The Guardian: NSA Collects 200 Million Text Messages Each Day

by Istvan Fekete on January 17, 2014

Just in case you had sat back relaxed, and thought that everything is fine, here is another bombshell dropped by the Guardian on Thursday: the US National Security Agency is collecting millions of “untargeted” text messages worldwide. Oh, and it does that on a daily basis.

Codenamed Dishfire, the NSA program collects and stores about 200 million SMS messages from across the globe every day, the documents provided by Edward Snowden reveal. As he points out, the program reaches beyond existing surveillance targets and collects every possible piece of information.

Okay, but what sort of information is the program able to collect? Well, people’s travel plans, contact books, financial transactions, just to name a few, but there is much, much more. And maybe the most important thing of all is that the program isn’t limited to individuals under suspicion of taking part in illegal activity. In other words, the NSA collects and stores your text messages . . . and my SMS messages.

Besides storing text messages in a database, the NSA has developed a program called “Prefer”, which is a practically automated analysis tool that scans the stored messages. As the Guardian points out, Prefer was able to obtain the following information from SMS messages:

• More than 5 million missed-call alerts, for use in contact-chaining analysis (working out someone’s social network from who they contact and when)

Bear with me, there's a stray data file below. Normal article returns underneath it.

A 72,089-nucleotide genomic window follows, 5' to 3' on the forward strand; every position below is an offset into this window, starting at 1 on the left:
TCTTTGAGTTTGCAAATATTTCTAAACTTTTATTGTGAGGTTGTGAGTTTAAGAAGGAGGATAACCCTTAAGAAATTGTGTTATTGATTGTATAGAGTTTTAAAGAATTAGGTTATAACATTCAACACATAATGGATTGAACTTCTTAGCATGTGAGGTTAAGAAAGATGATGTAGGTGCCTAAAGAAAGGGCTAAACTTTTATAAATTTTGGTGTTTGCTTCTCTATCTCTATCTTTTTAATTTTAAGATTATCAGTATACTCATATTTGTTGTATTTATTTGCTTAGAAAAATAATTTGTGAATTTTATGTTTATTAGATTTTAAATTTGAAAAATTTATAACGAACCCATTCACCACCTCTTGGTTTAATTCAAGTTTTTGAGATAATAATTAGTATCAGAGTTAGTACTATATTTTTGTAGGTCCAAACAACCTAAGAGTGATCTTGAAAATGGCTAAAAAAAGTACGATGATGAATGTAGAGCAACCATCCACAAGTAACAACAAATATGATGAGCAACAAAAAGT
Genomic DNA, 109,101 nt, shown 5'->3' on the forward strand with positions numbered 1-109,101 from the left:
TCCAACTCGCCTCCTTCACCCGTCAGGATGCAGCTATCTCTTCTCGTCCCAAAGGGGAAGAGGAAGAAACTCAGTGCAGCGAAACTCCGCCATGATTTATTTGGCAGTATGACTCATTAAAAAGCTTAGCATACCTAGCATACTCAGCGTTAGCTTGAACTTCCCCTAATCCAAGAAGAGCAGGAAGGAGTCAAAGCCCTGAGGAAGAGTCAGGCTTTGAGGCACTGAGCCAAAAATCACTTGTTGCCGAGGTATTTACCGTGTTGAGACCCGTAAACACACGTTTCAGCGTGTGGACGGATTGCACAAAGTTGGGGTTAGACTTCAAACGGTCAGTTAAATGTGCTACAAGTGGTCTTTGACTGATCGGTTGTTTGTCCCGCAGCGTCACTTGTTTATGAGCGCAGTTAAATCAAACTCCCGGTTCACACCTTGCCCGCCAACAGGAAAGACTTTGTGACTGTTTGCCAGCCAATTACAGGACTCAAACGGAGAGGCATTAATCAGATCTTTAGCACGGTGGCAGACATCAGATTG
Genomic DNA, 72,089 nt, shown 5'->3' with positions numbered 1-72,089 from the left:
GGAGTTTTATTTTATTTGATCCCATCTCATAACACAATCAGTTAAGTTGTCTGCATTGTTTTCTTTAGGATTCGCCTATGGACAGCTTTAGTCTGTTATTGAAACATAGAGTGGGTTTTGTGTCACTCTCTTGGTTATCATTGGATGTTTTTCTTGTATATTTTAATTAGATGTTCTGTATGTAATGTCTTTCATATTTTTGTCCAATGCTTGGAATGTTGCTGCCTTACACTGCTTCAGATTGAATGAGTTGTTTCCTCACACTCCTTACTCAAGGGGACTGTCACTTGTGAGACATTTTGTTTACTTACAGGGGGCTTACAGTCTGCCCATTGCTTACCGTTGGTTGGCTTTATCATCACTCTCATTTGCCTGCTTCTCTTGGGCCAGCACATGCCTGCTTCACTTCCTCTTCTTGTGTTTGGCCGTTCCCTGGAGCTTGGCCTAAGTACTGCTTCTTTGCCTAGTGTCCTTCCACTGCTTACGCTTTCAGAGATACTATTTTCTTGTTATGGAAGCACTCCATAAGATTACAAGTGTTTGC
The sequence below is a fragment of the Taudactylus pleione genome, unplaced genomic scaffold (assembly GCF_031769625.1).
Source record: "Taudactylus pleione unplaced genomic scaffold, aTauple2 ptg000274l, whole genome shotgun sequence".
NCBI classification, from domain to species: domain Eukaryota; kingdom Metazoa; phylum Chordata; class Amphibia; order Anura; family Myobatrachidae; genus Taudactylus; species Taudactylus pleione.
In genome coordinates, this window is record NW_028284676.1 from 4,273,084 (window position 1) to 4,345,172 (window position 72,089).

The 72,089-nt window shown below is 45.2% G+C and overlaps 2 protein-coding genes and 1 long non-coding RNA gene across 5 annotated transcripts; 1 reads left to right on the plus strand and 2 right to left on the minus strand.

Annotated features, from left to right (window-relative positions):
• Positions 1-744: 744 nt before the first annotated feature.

• Details of 1.6 million border crossings a day, from network roaming alerts

• More than 110,000 names, from electronic business cards, which also included the ability to extract and save images.

• Over 800,000 financial transactions, either through text-to-text payments or linking credit cards to phone users.

Speaking with the Guardian, an NSA spokeswoman confirmed the existence of the Dishfire system, and that it processes and collects lawfully collected SMS data.

In a statement to the Guardian, a spokeswoman for the NSA said any implication that the agency’s collection was “arbitrary and unconstrained is false”. The agency’s capabilities were directed only against “valid foreign intelligence targets” and were subject to stringent legal safeguards, she said.

Dishfire and revelations about the NSA using radio waves to gain access to offline computers come just as President Obama is preparing to announce NSA reforms.

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Written by: Istvan Fekete. www.digitcom.ca. Follow TheTelecomBlog.com by: RSS, Twitter, Facebook, or YouTube.

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